Question of the month: A tree fell in the lake. What should I do?

March 14, 2024

High winds during this winter’s storms caused much damage to trees, breaking large limbs and taking entire trees to the ground. But what do we do when a tree falls IN the lake? We are asked this question often, as this is not an uncommon occurrence, and the answer has everything to do with WHERE and HOW the tree has fallen. 

Unless the tree is near a private or public area or access, and therefore poses a threat to safety, or is blocking travel in/out of a public or private water access, the recommendation is to LEAVE THE TREE! Additions of large woody debris in lakes are common, natural, and provide important habitat for the fish and wildlife that live in and around it. However, if the tree is posing a safety hazard and/or blocking water access for use, then it can be removed, by the least invasive means possible, leaving the stump and root system in place, and with permission from Maine DEP and your local Code Enforcement Officer (CEO).

The rate and pattern in which trees fall in the lakes depend upon the types of trees along the shoreline and human activity. Fallen trees in lakes tend to be most abundant (dense) in smaller lakes with undeveloped shorelines. Larger lakes have higher wind and wave energy, which can break up trees faster and transport them offshore to deeper water.  Human development often results in the removal of trees from shoreland areas. In a study of undeveloped lakes in northern Wisconsin and the upper peninsula of Michigan, (Christensen et al. 1996), researchers found that human impacts greatly reduced the abundance of trees in shallow, nearshore areas of lakes.

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Understanding and embracing this phenomenon as a long-term renewable source of habitat is the first step! Shoreline trees are valuable to us on land as shoreline buffer vegetation, and then again in the water after they die while more trees are being regenerated. On many of our lakes, we have reduced or eliminated trees in shoreland areas –  preventing them from becoming habitat in lakes. Another reason to be maintaining and improving robust stands of vegetation on our lake shorefronts!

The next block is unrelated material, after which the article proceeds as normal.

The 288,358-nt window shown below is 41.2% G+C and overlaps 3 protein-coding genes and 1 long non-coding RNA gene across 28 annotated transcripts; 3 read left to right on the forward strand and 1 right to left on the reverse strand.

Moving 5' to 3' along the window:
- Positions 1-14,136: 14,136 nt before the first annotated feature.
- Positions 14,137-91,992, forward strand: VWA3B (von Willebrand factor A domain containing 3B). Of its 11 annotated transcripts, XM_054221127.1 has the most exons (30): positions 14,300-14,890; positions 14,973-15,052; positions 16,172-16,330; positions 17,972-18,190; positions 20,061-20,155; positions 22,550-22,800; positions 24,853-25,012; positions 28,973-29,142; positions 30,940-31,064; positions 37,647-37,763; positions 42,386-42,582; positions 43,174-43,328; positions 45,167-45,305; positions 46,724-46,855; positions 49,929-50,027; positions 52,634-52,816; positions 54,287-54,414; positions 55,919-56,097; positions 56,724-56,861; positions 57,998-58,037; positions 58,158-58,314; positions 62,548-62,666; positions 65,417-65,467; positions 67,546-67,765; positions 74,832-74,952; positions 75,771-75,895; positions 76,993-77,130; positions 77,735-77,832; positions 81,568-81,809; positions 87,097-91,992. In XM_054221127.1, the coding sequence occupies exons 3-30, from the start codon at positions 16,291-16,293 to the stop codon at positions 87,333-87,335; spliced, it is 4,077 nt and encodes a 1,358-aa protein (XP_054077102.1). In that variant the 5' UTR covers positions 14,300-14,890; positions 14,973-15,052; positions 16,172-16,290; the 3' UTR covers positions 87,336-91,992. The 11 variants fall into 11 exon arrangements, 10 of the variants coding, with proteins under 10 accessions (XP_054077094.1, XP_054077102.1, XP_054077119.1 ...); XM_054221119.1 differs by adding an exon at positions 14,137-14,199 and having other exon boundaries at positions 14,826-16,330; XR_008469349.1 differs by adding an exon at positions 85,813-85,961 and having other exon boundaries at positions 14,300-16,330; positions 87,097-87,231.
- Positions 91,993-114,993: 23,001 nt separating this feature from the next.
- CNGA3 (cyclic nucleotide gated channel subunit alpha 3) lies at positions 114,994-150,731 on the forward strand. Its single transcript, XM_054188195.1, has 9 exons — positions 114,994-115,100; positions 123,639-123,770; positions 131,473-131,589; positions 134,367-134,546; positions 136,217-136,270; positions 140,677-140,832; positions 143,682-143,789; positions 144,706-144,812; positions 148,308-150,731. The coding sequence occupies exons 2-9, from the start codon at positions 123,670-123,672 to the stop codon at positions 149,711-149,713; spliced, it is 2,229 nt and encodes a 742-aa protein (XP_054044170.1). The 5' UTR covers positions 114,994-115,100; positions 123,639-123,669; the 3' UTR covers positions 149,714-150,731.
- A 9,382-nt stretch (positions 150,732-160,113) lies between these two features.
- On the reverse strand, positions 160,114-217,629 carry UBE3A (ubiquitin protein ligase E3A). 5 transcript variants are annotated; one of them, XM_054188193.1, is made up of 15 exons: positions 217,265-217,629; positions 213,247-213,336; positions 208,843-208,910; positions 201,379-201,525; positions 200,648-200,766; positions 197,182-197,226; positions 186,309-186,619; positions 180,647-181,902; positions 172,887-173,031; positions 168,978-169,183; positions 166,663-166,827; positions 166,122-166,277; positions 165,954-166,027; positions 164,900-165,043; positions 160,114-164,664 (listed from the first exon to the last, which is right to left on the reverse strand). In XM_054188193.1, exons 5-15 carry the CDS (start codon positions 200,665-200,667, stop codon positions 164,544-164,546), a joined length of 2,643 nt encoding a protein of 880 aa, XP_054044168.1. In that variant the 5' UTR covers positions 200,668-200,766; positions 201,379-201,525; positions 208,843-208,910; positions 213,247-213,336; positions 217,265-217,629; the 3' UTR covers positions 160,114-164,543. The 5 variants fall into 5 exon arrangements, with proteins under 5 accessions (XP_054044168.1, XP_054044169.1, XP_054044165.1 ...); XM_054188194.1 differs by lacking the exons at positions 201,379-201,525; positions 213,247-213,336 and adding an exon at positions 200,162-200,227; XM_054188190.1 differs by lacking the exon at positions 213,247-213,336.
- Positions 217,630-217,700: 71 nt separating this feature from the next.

“Ten thousand years ago, a tree grew on the shore of a lake somewhere in North America. For 140 years or more, fish swam in its shade and insects hatched on its branches and leaves; some were eaten by birds, some fell into the water to be eaten by fish, some survived to continue the cycle of life. Birds nested and foraged in its branches, perhaps kingfishers dropped like rocks, propelled by gravity to their next meal and eagles perched among its highest branches. A wood frog chorus would start each evening in spring near the first crotch, and often red squirrels would chatter for whatever reason red squirrels chatter. Then one day it happened: after years of increasing decay near the end of its life, the tree snapped at the butt during a windstorm, and fell with a thunderous crash into the lake; 140 years of silence and quiet rustling, punctuated by a single quick, loud finale. Within a minute, the waves that had acknowledged the tree’s entry into the water subsided, and all was quiet again.


Now the tree began its second life…in the lake. Within hours, crayfish crawled beneath its partially submerged trunk, to be followed by a mudpuppy and tadpoles, while minnows and small fish hovered within the lattice of its branches. Within days, perch, darters, sunfish, bass, burbot, pike and even walleye and muskellunge had also entered the complex network of the newly established community. Algae and diatoms began establishing colonies, while dragonfly nymphs and mayflies followed to forage among the branches. A wood duck competed with a softshell turtle for basking space on the bole that once contained its nest site cavity. Herons, green and blue, alternated use as well: the bole presented a fine place to access the fish below. Use of the tree by a variety of organisms would continue again for much longer than its life on land. Remarkably, the tree might last another 300 to 600 years, slowly changing shape over time as it yields to Father Time. Different organisms continue to use the tree until its cellulose has completely broken down and its chemical constituents have been fully integrated into the web of life in the lake.”


— An excerpt from A Second Life for Trees in Lakes – As Useful in the Water as They Were on Land by Michael A. Bozek, a publication of the Wisconsin Department of Natural Resources and University of Wisconsin Extension in partnership with the University of Wisconsin at Stevens Point.

Photo Credit: Josh Robbins (Banner)